|Tue Jun 28 2016, 7:30pm–8:45pm|
Additional fees may apply
What is the potentiality of archives for the future? Explore Iran’s rich yet lesser-known artistic past with London-based curator Vali Mahlouji, who is a writer and adviser to the British Museum. Mahlouji founded Archaeology Of The Final Decade, a curatorial and research platform that brings back to life art and culture buried under revolution and social change.
In this enlightening lecture, Mahlouji explores Iran’s cultural legacies now lost by the chaos of the 1979 Islamic Revolution. With meticulous passion and investigative energy, he dissects these ideas through the use of two cultural reference points. The first is Iran’s “Festival of Arts, Shiraz-Persepolis” that ran from 1967 to 1977, a theatre, dance and music showcase with a unique focus on Asia and Africa.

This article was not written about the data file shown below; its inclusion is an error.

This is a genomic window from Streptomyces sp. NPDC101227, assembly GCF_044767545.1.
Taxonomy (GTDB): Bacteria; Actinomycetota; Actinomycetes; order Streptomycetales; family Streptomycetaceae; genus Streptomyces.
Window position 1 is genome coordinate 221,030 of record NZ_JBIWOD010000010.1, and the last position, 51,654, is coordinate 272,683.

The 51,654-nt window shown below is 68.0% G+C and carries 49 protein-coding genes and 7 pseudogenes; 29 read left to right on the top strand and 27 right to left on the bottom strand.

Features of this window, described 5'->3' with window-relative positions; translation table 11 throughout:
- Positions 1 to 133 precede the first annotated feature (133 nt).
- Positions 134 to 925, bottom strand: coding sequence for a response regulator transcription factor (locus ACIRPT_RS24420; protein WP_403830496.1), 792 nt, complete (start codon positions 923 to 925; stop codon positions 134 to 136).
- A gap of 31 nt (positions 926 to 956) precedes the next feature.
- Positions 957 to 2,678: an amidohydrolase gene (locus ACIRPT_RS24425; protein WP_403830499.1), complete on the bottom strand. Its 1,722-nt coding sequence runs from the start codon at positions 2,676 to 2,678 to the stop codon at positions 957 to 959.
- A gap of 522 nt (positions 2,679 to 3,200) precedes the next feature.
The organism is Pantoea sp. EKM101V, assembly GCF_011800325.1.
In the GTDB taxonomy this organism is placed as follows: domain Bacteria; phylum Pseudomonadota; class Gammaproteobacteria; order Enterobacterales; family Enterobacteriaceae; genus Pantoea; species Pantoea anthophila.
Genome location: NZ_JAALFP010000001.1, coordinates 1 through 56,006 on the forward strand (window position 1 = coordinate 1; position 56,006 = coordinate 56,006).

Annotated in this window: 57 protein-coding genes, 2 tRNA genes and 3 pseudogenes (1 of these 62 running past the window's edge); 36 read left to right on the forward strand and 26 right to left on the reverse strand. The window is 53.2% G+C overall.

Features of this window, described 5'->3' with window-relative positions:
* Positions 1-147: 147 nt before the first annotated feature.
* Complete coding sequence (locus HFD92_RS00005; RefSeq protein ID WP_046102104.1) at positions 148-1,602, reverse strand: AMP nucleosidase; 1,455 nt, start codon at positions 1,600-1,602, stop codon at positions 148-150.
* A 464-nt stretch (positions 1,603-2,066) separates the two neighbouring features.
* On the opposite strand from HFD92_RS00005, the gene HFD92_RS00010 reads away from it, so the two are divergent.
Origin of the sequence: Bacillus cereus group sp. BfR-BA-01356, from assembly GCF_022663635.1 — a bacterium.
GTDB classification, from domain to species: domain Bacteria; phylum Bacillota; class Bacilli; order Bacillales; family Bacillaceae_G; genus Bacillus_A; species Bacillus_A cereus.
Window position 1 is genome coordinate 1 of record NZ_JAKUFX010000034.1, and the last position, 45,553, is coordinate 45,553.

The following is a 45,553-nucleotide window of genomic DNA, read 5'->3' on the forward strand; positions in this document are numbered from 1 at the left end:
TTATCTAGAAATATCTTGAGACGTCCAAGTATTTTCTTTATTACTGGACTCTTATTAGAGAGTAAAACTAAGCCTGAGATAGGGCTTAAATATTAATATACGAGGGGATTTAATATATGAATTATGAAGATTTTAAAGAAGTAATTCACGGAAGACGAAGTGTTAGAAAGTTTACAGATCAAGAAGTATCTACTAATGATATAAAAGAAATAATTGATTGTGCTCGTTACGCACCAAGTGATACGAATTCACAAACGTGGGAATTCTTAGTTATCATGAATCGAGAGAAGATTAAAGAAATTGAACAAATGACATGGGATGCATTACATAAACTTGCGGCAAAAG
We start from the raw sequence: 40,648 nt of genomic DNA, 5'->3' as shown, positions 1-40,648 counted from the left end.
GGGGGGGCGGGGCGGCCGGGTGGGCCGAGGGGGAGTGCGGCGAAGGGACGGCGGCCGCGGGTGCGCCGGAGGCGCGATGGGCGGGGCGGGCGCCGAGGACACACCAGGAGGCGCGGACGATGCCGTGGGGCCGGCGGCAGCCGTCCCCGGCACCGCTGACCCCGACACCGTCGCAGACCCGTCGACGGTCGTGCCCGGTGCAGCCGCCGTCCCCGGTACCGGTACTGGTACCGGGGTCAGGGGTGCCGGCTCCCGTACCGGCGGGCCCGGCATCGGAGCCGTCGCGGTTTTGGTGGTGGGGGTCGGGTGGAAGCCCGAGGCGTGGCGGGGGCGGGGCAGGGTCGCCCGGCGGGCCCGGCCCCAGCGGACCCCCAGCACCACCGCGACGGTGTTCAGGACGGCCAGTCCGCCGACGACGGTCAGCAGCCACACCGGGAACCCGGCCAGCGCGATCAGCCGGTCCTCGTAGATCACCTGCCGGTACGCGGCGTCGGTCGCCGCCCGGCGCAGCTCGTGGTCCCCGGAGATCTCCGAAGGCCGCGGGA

Black-and-white snapshots of this arts and cultural extravaganza reveal a rich diversity and cosmopolitan sophistication not often associated with the country.The second is the seminal photographic series, “Prostitute”, by Iranian photographer Kaveh Golestan. These haunting images of women from the red-light ghetto of Citadel of Shahr-e No represent an underbelly deliberately annihilated. The Citadel went up in flames as the revolution unfolded. Many survivors were imprisoned or culturally ‘reformed’; some were sentenced to death.
What are the lasting ramifications when huge chunks of cultural memory are brutally erased? What is the best way to reintroduce lost objects into the public domain, stimulate healthy discourse and encourage reconciliation? Join Mahlouji as he confronts these thorny issues of memory, history and reintegration that have lasting resonance for us all.
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